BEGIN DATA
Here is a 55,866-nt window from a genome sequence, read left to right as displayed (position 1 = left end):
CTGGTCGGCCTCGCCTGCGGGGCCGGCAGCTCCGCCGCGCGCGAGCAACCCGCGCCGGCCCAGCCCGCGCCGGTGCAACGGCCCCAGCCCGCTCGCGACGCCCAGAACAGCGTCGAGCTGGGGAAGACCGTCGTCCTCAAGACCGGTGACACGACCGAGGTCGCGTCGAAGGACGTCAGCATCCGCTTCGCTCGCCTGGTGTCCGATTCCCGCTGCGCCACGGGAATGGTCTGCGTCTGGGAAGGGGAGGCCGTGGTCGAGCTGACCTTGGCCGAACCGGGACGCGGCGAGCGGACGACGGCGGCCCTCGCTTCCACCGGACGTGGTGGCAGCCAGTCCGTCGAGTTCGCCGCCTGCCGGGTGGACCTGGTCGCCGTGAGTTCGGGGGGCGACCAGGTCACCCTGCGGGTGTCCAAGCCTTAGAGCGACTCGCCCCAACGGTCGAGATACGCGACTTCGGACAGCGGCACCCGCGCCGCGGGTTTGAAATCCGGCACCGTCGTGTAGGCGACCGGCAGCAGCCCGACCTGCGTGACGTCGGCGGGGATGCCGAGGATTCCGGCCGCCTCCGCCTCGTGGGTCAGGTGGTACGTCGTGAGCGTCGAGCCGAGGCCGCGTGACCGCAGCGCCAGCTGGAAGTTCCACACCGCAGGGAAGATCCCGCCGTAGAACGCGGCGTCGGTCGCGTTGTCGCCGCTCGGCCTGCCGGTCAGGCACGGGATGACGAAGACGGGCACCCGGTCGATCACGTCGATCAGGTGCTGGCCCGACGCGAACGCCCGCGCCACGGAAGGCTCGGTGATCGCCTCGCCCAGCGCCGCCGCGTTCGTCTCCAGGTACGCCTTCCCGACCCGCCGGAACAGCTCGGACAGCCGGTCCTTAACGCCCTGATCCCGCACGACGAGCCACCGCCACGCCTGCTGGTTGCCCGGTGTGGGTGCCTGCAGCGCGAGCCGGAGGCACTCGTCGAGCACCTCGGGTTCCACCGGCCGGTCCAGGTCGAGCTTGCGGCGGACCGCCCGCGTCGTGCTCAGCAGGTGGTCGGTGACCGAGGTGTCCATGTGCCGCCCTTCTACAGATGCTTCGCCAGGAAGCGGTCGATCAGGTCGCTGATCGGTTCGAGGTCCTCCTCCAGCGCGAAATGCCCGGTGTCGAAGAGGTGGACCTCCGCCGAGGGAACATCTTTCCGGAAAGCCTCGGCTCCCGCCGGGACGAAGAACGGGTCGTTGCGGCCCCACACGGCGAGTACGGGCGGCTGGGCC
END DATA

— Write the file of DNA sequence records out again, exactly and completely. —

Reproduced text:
Here is a 55,866-nt window from a genome sequence, read left to right as displayed (position 1 = left end):
CTGGTCGGCCTCGCCTGCGGGGCCGGCAGCTCCGCCGCGCGCGAGCAACCCGCGCCGGCCCAGCCCGCGCCGGTGCAACGGCCCCAGCCCGCTCGCGACGCCCAGAACAGCGTCGAGCTGGGGAAGACCGTCGTCCTCAAGACCGGTGACACGACCGAGGTCGCGTCGAAGGACGTCAGCATCCGCTTCGCTCGCCTGGTGTCCGATTCCCGCTGCGCCACGGGAATGGTCTGCGTCTGGGAAGGGGAGGCCGTGGTCGAGCTGACCTTGGCCGAACCGGGACGCGGCGAGCGGACGACGGCGGCCCTCGCTTCCACCGGACGTGGTGGCAGCCAGTCCGTCGAGTTCGCCGCCTGCCGGGTGGACCTGGTCGCCGTGAGTTCGGGGGGCGACCAGGTCACCCTGCGGGTGTCCAAGCCTTAGAGCGACTCGCCCCAACGGTCGAGATACGCGACTTCGGACAGCGGCACCCGCGCCGCGGGTTTGAAATCCGGCACCGTCGTGTAGGCGACCGGCAGCAGCCCGACCTGCGTGACGTCGGCGGGGATGCCGAGGATTCCGGCCGCCTCCGCCTCGTGGGTCAGGTGGTACGTCGTGAGCGTCGAGCCGAGGCCGCGTGACCGCAGCGCCAGCTGGAAGTTCCACACCGCAGGGAAGATCCCGCCGTAGAACGCGGCGTCGGTCGCGTTGTCGCCGCTCGGCCTGCCGGTCAGGCACGGGATGACGAAGACGGGCACCCGGTCGATCACGTCGATCAGGTGCTGGCCCGACGCGAACGCCCGCGCCACGGAAGGCTCGGTGATCGCCTCGCCCAGCGCCGCCGCGTTCGTCTCCAGGTACGCCTTCCCGACCCGCCGGAACAGCTCGGACAGCCGGTCCTTAACGCCCTGATCCCGCACGACGAGCCACCGCCACGCCTGCTGGTTGCCCGGTGTGGGTGCCTGCAGCGCGAGCCGGAGGCACTCGTCGAGCACCTCGGGTTCCACCGGCCGGTCCAGGTCGAGCTTGCGGCGGACCGCCCGCGTCGTGCTCAGCAGGTGGTCGGTGACCGAGGTGTCCATGTGCCGCCCTTCTACAGATGCTTCGCCAGGAAGCGGTCGATCAGGTCGCTGATCGGTTCGAGGTCCTCCTCCAGCGCGAAATGCCCGGTGTCGAAGAGGTGGACCTCCGCCGAGGGAACATCTTTCCGGAAAGCCTCGGCTCCCGCCGGGACGAAGAACGGGTCGTTGCGGCCCCACACGGCGAGTACGGGCGGCTGGGCC